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Disability Case Spotlight: Considerations for Determining the Initiation Date of Disability To Maximize Benefits

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By Bonny G. Rafel, LLC – Of Counsel

This is the first in a series of articles designed to showcase various topics related to disability claims that are particularly relevant to medical professionals.  When a client seeks our assistance regarding their need to file a disability claim under an insurance policy, we first determine when they became disabled. If the disabling medical condition is caused by a sudden accident or injury the date of disability is usually clear. Often the disability is instead caused by a progressive illness or condition that was initially manageable but became more limiting over time. Some examples of these long term conditions may be Multiple Sclerosis, herniated discs in the neck or low back, essential tremors or arthritis.

Most professionals will attempt to make accommodations or adjustments to their practice in order to remain at work as long as they can before beginning the process to file a disability claim. Steps taken might include relinquishing certain work duties/procedures that exacerbate the condition, reducing or eliminating hospital or emergency call, and reducing patient care hours. The medical professional may refer difficult cases out to other colleagues. These are all prudent and reasonable accommodations to make but they often lead to a significant loss of income over time.

Stoic individuals that continue to work despite brewing disability are essentially “working while disabled.” In these instances, we take the time to determine when exactly the disability began, and when did it interfere with the established duties of the occupation. The reason for this analysis is to evaluate whether we can date the claim to a time period even before the client meets with us. Why does this matter? Three incentives: establish a claim earlier so the waiting period for benefits has already occurred; establish a loss of earnings from the “working while disabled” period of time so that benefits can begin; and thirdly establish a basis for calculating a loss of earnings when the professional was earning the most in his/her profession.

By way of example, I provide information gleaned from recent cases we have handled. For example, a medical professional had developed a neurological condition causing tremors in both of his hands and arthritic changes affecting his dexterity.  At our initial meeting, he expected to file the claim some time in the future, but he had recently already given up much of his work duties and reduced his hours to a part-time schedule. His disability insurance policy included coverage for partial disability if his reduced work capacity was the result of his medical condition. We collected relevant data to analyze his duties, the change of duties necessitated by his medical condition, and loss of income. It seemed clear to us that he was in fact already “working while disabled.” Three categories of documents were needed to establish that his condition was impairing his work ability.  In this article, we cover the “financial evidence” and the “medical evidence, and follow with an article on the “occupational evidence” in detail. Every case has its own challenges along the way and below we highlight a few of the key factors.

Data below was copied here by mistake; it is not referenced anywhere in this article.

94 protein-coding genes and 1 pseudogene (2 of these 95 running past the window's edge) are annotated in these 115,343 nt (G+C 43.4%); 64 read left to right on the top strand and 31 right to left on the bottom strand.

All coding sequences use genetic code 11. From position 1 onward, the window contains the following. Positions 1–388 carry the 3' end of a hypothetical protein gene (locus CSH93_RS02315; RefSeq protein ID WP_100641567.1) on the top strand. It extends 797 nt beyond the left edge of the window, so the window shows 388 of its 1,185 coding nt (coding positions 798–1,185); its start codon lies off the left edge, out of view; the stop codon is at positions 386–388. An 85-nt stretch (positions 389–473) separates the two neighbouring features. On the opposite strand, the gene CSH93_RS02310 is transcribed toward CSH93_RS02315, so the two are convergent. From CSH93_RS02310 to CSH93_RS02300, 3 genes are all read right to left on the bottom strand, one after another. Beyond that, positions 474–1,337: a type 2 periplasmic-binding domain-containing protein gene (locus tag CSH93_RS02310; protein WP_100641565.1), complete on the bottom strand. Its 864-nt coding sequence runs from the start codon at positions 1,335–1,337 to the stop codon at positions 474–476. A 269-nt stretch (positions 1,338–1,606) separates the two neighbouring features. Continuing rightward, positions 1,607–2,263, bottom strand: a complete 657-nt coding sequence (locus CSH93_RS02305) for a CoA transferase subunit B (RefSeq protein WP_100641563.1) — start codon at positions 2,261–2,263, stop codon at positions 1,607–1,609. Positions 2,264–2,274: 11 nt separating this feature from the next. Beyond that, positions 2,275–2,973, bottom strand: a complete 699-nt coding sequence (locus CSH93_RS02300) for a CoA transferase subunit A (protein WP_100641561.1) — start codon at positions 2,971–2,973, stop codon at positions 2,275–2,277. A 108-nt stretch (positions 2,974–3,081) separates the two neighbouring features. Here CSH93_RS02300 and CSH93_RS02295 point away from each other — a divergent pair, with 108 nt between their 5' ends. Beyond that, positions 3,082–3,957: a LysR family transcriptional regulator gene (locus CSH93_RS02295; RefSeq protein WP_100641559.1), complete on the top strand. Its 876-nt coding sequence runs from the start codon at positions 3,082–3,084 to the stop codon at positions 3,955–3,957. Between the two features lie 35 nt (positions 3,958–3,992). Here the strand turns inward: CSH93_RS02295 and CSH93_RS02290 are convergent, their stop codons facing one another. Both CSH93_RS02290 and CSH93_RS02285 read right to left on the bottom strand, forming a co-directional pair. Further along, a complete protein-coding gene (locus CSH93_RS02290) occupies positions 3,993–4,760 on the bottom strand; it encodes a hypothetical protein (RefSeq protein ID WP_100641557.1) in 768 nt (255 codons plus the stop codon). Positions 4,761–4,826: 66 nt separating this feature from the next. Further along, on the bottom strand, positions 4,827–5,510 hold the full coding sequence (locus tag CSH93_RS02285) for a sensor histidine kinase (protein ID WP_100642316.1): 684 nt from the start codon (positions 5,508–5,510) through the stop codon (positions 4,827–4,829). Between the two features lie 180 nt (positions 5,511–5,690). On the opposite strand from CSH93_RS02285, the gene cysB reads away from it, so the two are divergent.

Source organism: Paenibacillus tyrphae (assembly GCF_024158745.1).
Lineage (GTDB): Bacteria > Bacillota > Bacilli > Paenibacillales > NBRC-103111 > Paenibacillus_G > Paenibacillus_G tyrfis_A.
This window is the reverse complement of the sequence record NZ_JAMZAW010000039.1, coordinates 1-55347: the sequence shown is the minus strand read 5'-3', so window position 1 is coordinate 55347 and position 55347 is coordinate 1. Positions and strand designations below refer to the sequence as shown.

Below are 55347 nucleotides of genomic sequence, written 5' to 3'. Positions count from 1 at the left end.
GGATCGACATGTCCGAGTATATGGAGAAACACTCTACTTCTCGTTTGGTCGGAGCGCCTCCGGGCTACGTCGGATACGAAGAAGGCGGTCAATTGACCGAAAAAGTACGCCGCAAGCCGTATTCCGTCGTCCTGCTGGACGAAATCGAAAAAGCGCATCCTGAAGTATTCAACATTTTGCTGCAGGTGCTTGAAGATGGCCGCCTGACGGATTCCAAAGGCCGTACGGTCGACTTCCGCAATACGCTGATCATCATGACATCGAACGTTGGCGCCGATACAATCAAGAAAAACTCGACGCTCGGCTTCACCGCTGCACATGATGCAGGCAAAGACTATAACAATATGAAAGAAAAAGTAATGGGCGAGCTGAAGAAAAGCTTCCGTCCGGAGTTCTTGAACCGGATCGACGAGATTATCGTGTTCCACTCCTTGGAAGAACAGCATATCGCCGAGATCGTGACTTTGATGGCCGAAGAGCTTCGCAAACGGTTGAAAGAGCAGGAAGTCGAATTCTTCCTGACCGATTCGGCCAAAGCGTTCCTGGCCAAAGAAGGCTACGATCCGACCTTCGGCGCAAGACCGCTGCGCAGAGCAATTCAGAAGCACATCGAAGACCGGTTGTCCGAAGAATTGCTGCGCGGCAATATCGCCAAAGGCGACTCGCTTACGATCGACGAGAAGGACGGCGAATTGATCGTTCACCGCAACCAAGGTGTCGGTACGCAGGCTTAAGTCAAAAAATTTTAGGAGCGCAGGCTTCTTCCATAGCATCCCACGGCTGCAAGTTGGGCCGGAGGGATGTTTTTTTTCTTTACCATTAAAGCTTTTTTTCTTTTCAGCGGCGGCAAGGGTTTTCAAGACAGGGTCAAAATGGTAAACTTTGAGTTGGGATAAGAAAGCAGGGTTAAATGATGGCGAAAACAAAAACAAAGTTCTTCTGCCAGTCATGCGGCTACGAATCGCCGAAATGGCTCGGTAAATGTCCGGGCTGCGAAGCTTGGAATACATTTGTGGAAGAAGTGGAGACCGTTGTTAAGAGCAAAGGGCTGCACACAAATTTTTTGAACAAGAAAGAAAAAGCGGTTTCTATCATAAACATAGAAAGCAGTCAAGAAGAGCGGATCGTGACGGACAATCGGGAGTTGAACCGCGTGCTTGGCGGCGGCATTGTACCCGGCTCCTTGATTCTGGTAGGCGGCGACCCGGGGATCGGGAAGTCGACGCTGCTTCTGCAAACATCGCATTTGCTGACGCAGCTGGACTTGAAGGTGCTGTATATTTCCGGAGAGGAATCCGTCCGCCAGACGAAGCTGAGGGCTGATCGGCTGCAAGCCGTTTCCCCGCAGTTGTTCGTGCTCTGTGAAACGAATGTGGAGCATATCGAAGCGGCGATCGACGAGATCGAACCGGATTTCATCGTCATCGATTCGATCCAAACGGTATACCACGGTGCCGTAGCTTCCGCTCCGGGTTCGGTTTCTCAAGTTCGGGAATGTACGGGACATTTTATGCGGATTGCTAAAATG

Financial Evidence Needed for Success- In any case, we need to confirm our client’s earnings before the start of disability, through tax returns and documentation of average monthly income. Some clients are self- employed, and lack financial software such as QuickBooks that can generate monthly reports. An option thus would be to assemble records the professional’s medical billing company and then create our own income and expense spreadsheets. This information is crucial to establish the significant income decline or losses in the months the professional was working while impaired.

Medical Evidence- What Do The Medical Records Show Regarding Initial Impairment  The insurance policies require the insured be under regular medical care for the disabling condition at the time disability is alleged. In a recent case, a delay in coming under medical care pushed the start date of disability over a time-sensitive threshold, thus limiting our client’s lifetime benefits. Aside from a visit with a medical professional, remaining on medication is helpful to establish the timing of the claim. It is important to discuss work difficulties with some medical professional. But be careful, because if the professional advises his doctor that he is having difficulty performing his duties, what if a patient under his care alleges that he should not have performed the procedure? There is a fine line to walk in these circumstances. When our client declares themselves limited in work ability, we counsel them to stop performing procedures that are impacted by the impairment.

Submission of The Claim- We submit the comprehensive claim submission for our clients, explaining our client’s specialty occupation and how the evidence proves his/her case.  We endeavor to provide the insurance companies with all the proof they need to say “Yes” without protracted delays.

There are decisions to make when a disabling condition emerges, we often are able to initiate a disability before our clients initially thought possible, thus obtaining benefits for them sooner than they expected. If you or someone you know is in a similar situation we would welcome the chance to speak with you and work with you to get the outcome you deserve.